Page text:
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/leftypol/ - Leftist Politically Incorrect

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File: 11217cfbe034f58⋯.jpg (147.84 KB, 1000x711, 1000:711, Mario_with_his_Hammer.png.jpg)


As workers at companies from Kickstarter to Gimlet to Vox vote to unionize, and as traditional labor organizers call on game devs and others to organize, Silicon Valley is a lot more friendly to pro-labor policies than ever before.

That's partly because tech companies can be terrible places to work, and party because their leaders keep trying to pad their quarterly numbers by selling some truly evil shit to some truly evil organizations, governments and people.

And as monopoly has set in, tech workers are finding libertarian market-oriented pitches less and less convincing, as they see their potential for launching their own startup or for switching to a disruptive new entrant dwindling.

The whole thing has made Silicon Valley ripe for the new, resurgent socialist movement in America, as technies sign up to join the Demcratic Socialists of America and begin to identify as socialists themselves.

“I think there's a quiet group of people who are willing to speak about it to each other,” Areeb Ahmad, who works at an ad tech company in New York City, told Salon. “But I think there is also a second group of people who maybe are open to those ideas. But I think the word [socialism] still has a lot of stigma.”

Ahmad said he was drawn to democratic socialism partly because he is a first-generation immigrant, and partly because he works in the digital advertising field, which is dominated by two megaliths, Facebook and Google.

“Being that roughly 85 percent of the ad marketplace at this point are those two companies, and it's basically impossible to look at that ecosystem and not think those two companies are monopolies, and to not want to do something about that, and to say, ‘Hey, there are all these people who have concerns about privacy,’” he said.

“Not very many, even Democrats, talk about that,” he said. “And I think the libertarian trend that led to this. I think that thinking was what led to companies being like: 'Hey, Google should be as big as they can be.’”


are we talking actual socialism or just want burgers think socialism is



Either would be pretty impressive, but good question.


None of this is socialism though.

the union aspect is just a way for already high paid programmers to get higher pay checks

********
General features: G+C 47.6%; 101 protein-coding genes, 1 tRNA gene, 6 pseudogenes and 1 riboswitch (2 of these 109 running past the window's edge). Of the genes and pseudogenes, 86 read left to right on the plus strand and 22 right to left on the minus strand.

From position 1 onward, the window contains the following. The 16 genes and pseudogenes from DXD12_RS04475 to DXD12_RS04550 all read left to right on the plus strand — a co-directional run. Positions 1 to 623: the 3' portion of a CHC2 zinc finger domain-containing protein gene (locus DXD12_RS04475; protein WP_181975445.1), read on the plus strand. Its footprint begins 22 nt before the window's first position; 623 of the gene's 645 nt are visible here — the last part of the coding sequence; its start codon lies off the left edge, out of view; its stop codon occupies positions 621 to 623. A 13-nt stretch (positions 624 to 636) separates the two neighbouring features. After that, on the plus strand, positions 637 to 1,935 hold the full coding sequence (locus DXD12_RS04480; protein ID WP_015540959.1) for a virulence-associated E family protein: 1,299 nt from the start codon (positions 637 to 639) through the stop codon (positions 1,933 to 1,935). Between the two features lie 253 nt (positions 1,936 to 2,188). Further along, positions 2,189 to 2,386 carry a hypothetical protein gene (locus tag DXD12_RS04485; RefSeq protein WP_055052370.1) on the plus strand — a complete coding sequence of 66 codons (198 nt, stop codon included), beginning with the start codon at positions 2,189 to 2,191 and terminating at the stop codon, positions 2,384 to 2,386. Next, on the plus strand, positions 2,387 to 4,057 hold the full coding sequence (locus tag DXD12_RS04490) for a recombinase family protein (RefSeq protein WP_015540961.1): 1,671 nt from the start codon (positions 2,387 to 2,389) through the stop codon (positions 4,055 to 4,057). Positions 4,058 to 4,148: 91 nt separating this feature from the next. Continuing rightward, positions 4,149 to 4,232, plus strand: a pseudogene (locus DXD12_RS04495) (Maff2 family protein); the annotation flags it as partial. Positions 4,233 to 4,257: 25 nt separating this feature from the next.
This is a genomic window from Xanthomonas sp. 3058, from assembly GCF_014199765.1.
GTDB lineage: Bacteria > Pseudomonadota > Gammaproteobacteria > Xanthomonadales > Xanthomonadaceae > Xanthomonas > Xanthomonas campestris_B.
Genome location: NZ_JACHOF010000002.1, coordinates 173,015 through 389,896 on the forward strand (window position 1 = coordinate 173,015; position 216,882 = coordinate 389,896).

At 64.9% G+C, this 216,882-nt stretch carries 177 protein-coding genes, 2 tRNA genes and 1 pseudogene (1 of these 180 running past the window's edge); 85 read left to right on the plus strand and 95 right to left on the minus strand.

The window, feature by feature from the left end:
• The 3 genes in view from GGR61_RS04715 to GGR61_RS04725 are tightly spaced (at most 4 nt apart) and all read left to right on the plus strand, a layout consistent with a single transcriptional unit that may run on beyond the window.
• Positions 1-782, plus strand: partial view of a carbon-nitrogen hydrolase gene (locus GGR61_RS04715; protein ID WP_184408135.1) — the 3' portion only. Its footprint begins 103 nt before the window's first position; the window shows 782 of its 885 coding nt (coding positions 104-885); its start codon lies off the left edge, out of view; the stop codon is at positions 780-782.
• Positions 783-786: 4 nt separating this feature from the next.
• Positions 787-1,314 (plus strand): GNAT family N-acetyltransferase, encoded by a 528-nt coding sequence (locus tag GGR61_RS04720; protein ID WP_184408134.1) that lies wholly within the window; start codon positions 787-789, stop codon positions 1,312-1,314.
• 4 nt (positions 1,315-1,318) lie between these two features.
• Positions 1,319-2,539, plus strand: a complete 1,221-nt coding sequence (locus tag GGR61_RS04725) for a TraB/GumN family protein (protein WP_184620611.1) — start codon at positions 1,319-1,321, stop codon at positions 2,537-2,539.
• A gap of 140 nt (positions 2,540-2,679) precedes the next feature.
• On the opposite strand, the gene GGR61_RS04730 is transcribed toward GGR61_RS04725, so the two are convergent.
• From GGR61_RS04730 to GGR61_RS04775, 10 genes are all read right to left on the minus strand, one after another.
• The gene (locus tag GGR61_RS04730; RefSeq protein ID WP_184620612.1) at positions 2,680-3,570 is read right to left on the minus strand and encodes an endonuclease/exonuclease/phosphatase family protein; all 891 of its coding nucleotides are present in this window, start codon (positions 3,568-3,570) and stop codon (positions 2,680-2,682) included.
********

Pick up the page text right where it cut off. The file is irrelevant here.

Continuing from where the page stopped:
democratic socialism in the US is just code for social democracy


Libertarian economic orthodoxy

There is a kind of mindset where you are very good at solving technical problems in ways nobody has thought of before, and you take the leap and see social problems too as something that can just be fixed, if you are willing to try an unconventional solution. This tends also to go with a fair amount of contempt for government-based (vs. private tech based) solutions, and also contempt for mainstream politicians and political parties who are still trying to solve social problems with more established methods and with all the messiness of getting to a political consensus.

The problems are, most techies are not geniuses at social engineering, they don’t see the downsides or unintended consequences of their schemes, and people are messy and tend not to like techno-elites running their lives. Also big corporations are totally self-serving, while government is at least putatively serving the public, and sometimes succeeds at that.


File: b08b0ef25e48e39⋯.jpeg (89.36 KB, 500x500, 1:1, 1826353d7c98441da3c116a1f….jpeg)


I’m glad that there’s finally some pushback against the Libertarian economic orthodoxy component, but what’s really happening isn’t growing support for socialism per se but for Scandinavian-style mixed-economy social democracy.

The discourse in America has just been debased to the point where things like workers’ calls for unionisation or their refusing to work on projects for unscrupulous clients somehow fall under a broad category of (implied radical) “socialism”.

I wonder what digital strike-breaking is going to look like?



There's nothing subversive about unions, and there hasn't been since the Wagner act.


File: e5a7c198a8de5c5⋯.jpg (146.54 KB, 500x730, 50:73, 1393903662562.jpg)

>skilled worker unionism and signing up for SuccDems that shill for Demorats means socialism is growing



>nothing good ever happens we should all kill ourselves


>one of the most reactionary-prone industries is at least using the word "union" and considering organizing

>Phil Greaves-tier puritans autistically screech about techies not discussing immediate overthrow of class relations

Every time.



the labour aristocracy are bad.

Silicon Valley is the worst. the worst on earth, perhaps the worst in history.



Gonna have to convince me that they're worse than landlords.



I mean Silicon Valley in a geographic and cultural sense. If landlords are the worst social class, Silicon Valley landlords (there surely cannot be a more vile combination of words in the English language.) are the worst of landlords. Silicon Valley culture and the californian ideology are poisons carried from California to the ends of the earth via copper and fibre optic wire until they deposit themselves in your bedroom, corroding all it touches.



Labour aristocracy is a meme concert, industrial unionism is the only solution: that means organising all employees regardless of pay scale.



labour aristocracy is a meme when applied to "but british workers have shoes!"

it's not a meme when applied to the bay area.

unionism spreading to the middle class is most desirable when you have a strong base of working class unionism to build upon. a strong push from the upper-middle without a strong grounding at the bottom is a route to misery.

of course, all roads may lead to misery.




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